Wednesday, May 13, 2009

Eating with SOLE

Are you familiar with SOLE? This ain't ya mama's soul food, this is SOLE food: sustainable, organic, local and ethical.

Ironically, yesterday my cousin and I thought of the same dinner - only she prepared it last night and I was saving mine for tonight: chicken caesar salad. The recipe is very simple, and I made my own adaptations to it.

The concept of SOLE food can also tie into the 100 mile diet, which is eating foods that are grown and shipped from no more than 100 miles away. Believe it or not, this does wonders for lightening the burden on our environmental resources (fossil fuels for shipping, freshness of the goods, etc.). While I didn't have a 100 mile meal tonight (although I certainly could have...the chicken and sprouts were from PA and by the summertime I'll either be growing my own tomatoes and greens or buying them from the co-op, grown at their farm a mere mile from my house).

For the chicken:
I used two chicken finger sized pieces of antibiotic free/vegetarian diet local chicken, sprinkled them with a bit of salt, rolled in garlic powder and dropped then into a frying pan. The pan had been on the hot gas burner for about a minute before I put just enough EVOO in to thinly cover the surface. I cooked the chicken on high, allowing it to brown on both sides, and then turned to low so it wouldn't burn, but I could be sure it was cooked through. As the chicken cooled, I prepared the salad.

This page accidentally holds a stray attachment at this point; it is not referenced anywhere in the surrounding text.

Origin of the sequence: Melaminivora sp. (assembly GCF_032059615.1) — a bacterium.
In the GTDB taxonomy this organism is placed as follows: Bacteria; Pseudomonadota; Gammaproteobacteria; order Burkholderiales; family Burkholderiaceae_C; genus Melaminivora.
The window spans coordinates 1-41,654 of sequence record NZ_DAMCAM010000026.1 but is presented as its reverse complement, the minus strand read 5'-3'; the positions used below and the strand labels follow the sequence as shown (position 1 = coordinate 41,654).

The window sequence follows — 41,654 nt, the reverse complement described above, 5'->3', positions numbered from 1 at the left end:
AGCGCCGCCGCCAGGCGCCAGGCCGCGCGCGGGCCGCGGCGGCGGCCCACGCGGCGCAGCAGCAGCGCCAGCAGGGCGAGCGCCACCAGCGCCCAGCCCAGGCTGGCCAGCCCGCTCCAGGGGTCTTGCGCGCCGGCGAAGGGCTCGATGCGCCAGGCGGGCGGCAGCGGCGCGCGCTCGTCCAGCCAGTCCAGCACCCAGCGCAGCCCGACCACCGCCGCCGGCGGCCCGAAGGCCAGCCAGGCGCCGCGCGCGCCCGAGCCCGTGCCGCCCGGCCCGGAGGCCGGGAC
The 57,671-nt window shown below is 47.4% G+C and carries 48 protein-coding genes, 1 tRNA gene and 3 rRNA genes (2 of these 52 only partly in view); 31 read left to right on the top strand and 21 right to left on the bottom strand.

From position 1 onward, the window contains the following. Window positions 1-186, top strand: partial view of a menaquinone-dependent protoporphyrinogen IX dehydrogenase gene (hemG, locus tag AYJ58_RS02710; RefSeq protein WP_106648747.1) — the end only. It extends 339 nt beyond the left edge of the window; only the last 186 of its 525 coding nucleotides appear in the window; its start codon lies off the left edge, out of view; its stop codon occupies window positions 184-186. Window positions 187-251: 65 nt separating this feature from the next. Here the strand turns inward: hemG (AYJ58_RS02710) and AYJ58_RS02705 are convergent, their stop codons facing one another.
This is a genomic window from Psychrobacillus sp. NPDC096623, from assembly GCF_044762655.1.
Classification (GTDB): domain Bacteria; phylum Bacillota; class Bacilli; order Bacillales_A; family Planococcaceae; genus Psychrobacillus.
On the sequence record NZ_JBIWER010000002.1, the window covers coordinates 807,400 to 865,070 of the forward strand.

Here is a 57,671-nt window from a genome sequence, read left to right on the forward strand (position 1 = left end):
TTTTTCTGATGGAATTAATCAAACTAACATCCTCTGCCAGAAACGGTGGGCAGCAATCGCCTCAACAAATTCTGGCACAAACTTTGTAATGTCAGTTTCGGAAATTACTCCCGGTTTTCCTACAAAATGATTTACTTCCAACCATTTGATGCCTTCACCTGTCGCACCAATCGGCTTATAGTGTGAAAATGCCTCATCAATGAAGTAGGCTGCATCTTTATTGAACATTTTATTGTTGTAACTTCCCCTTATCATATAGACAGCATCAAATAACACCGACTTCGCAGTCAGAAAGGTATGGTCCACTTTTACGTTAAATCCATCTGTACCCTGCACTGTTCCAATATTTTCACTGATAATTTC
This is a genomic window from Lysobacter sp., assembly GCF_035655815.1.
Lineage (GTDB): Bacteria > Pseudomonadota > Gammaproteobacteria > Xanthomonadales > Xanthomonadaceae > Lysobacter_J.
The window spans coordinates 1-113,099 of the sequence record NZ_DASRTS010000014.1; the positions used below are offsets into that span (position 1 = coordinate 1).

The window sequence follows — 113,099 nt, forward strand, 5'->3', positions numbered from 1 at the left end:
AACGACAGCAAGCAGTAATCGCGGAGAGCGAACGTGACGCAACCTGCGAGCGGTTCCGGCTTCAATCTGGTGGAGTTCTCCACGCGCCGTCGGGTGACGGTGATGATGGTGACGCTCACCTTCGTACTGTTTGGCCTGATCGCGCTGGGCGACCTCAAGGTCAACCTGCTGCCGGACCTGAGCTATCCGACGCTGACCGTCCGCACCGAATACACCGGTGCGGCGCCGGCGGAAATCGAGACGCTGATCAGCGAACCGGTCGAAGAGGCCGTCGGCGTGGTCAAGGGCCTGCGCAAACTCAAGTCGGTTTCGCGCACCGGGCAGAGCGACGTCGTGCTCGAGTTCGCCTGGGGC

For the salad:
Rather than use the traditional romaine lettuce, I opted for spring mix. A neighbor went out of town for the week and gifted me a large box of organic spring mix. Free veggies? Yes, please! I filled a dinner plate with the washed spring mix, grape tomatoes (cut in long slices), sliced chicken, organic caesar dressing and local/organic bean and lentil sprouts. I was munching on sourdough pretzels all day at work, so I decided to skip the croutons for tonight.

So how was this SOLE food?
The spring mix, while not local, was organic. The tomatoes were local. The chicken was local and raised with concern for the environment and human health, the bean sprouts were organic and local and the dressing was organic. See how easy that is?

I picked the bean sprouts up while shopping at my co-op over the weekend. In case you were unaware, there have been some salmonella issues with alfalfa sprouts, and it is still not advisable to eat them. The mix of lentils, peas and azuki beans in this particular sprout mix are great for adding a little extra healthiness and heartiness to any salad or other type of meal.